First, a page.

Posted on March 5, 2018 by Laura Fuller
For those who struggle with addiction, “just go to sleep” is as frustrating a statement as “just stop using.” Many have the desire for a full night’s rest, but lack the education and resources on how to accomplish this. In the Psychoneuroplasticity (PNP) sleep program, we offer the tools to turn this pipe dream into a very real dream.
In today’s world, bad sleep habits are widespread. People confuse many habits – such as eating a heavy meal late at night, watching television or spending time on our phones – with relaxation. In truth, most of us were never taught how to get a proper night’s rest. Instead we found our minds swinging from thought to thought like a monkey through the trees of a jungle. Throwing drugs and alcohol into the mix can create an even bigger nighttime disturbances. A lot of hard work with the 12 Steps lies ahead for those in recovery. Therefore, sleep troubles are an unwanted distraction on the road to recovery.
Through the development of certain techniques, the PNP center takes a different approach. We make an effort to be mindful of our sacred sleep throughout the entire course of the day. In addiction, days and nights often blur together. Developing a consistent sleep pattern can help end the fragmented sleep cycle and reset the body’s natural circadian rhythm. Everyone will develop his or her own unique rituals within the realm of sleep hygiene that help to achieve this goal. These may include things like meditation, increased daylight exposure, working out earlier in the day, making sure to only eat large meals well before bedtime, reading stories before bed, using the restroom before bed, only being in bed when it is time for sleep, and simply being mindful of cues from the body that it is time to go to rest.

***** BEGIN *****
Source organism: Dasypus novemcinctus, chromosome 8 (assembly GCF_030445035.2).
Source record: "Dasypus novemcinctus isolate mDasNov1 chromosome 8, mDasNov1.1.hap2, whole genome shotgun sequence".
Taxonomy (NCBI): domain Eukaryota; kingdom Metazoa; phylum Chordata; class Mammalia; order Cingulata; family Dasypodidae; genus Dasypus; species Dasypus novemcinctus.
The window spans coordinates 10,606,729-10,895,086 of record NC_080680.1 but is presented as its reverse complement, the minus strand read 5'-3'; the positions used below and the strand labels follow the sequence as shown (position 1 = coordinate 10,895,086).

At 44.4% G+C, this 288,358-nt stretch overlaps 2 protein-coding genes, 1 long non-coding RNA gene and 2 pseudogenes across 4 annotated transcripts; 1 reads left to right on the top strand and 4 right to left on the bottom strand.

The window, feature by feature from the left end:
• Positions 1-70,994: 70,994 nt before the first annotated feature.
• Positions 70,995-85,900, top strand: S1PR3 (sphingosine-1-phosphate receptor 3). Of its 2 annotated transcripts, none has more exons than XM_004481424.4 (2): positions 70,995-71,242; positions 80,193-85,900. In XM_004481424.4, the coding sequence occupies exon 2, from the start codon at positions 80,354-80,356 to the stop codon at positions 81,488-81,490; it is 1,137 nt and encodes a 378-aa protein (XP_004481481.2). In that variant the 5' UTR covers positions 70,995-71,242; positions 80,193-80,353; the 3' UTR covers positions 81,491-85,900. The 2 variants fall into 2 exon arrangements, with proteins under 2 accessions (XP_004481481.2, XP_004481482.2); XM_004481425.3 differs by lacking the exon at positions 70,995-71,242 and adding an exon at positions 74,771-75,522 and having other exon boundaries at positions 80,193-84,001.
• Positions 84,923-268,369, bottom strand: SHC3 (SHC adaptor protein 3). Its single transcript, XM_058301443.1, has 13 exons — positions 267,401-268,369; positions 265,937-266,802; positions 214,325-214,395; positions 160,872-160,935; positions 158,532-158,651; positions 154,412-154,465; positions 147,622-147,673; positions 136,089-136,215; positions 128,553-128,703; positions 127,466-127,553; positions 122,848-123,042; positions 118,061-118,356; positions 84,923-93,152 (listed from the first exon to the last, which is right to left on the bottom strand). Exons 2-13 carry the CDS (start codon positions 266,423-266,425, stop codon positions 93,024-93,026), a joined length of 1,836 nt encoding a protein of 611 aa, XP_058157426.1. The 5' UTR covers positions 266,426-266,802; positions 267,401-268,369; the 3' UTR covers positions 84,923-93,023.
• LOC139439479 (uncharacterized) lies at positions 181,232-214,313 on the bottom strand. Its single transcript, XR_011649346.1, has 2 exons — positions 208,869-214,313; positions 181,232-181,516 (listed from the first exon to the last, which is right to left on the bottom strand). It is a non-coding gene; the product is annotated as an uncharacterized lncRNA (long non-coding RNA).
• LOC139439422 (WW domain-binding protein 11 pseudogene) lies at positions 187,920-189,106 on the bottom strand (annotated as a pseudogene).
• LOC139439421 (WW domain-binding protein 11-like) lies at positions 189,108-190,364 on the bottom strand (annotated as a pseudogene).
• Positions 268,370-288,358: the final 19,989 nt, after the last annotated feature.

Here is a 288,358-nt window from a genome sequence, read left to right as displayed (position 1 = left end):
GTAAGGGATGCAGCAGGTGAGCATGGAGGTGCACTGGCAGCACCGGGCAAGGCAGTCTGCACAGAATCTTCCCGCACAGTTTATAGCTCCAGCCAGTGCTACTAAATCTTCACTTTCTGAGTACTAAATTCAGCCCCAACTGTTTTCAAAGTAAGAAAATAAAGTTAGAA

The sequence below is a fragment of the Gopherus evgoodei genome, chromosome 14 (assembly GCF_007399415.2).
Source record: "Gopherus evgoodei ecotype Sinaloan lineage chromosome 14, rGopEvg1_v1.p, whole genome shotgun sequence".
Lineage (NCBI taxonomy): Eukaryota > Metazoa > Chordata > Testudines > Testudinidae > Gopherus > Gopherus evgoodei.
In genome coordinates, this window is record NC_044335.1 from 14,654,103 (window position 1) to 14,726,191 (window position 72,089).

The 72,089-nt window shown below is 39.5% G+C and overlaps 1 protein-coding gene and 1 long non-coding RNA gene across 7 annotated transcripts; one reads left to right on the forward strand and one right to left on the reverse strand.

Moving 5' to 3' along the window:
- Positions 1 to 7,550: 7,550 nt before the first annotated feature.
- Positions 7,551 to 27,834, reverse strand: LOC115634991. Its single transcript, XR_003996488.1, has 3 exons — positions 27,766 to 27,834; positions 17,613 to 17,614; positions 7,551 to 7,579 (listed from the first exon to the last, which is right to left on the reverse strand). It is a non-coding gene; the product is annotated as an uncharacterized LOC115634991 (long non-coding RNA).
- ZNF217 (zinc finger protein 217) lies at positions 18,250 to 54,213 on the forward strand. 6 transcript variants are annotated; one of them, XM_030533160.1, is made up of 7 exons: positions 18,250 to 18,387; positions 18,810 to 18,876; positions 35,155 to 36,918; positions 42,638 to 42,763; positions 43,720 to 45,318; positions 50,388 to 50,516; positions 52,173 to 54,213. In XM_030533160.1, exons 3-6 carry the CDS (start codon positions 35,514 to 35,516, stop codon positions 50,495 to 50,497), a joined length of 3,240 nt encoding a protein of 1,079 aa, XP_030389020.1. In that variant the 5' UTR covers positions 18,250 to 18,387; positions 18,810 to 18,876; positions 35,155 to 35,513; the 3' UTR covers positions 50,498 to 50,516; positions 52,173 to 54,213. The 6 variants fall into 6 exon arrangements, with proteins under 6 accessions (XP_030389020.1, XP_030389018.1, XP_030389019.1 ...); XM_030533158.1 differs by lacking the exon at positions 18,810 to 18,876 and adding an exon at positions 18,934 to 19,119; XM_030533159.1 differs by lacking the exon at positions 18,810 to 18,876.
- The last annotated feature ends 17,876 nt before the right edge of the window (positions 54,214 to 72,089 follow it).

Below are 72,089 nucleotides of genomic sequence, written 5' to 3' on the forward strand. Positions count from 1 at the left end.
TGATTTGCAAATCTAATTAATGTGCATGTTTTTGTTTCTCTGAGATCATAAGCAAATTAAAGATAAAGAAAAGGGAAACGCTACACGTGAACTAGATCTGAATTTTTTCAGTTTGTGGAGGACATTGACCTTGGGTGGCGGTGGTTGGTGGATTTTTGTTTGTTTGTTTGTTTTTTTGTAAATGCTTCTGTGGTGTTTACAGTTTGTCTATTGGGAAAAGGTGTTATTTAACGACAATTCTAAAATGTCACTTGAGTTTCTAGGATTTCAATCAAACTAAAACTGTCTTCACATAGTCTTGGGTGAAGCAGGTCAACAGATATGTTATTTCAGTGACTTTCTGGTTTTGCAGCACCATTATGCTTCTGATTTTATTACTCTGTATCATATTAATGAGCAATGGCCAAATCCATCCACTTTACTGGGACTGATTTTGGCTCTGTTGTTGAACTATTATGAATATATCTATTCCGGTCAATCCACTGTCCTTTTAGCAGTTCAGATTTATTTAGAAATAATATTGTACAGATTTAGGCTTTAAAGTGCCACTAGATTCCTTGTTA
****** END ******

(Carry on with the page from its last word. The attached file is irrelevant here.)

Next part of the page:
Most of our patients have struggled for so long that they have acquired anticipatory anxiety around the very subject of sleep! This leads to things like shallow breathing and conjured images of stress and worry. Instead of breathing from the chest, like so many do, we train the patient to take deep breaths from the diaphragm. While proper breathing lowers anxiety levels, counting these breaths gives the mind something calming to focus on. From here, the patient is trained to go into a progressive muscle relaxation and rid themselves of any tension or discomfort.
Once a state of relaxation is achieved, we guide them into safe place imagery. In this process, they use all of their senses with their imagination to find a place of comfort and serenity. Musical selections with a tempo between 60 and 80 BPM, a regular rhythm, low pitches, and tranquil melodies are another profound tool for sleep. These tend to aid in the process of imagery. Other remedies also exist. These include changing the diet, aromatherapy, and sleep inducing frequencies.
Those who are in recovery are well aware that “the grouch and the brainstorm were not for us.” Poor quality sleep can cause lower thresholds to irritation and anger, as well as affect insight and judgment. With this in mind, sleep plays an unexpected, but critical role in the recovery process. With one less medication to rely on and pay for, with one more failure turned into success, our patients leave with not only the tools to recover from addiction, but also the rejuvenation that restfulness can offer, to fully enjoy that recovery.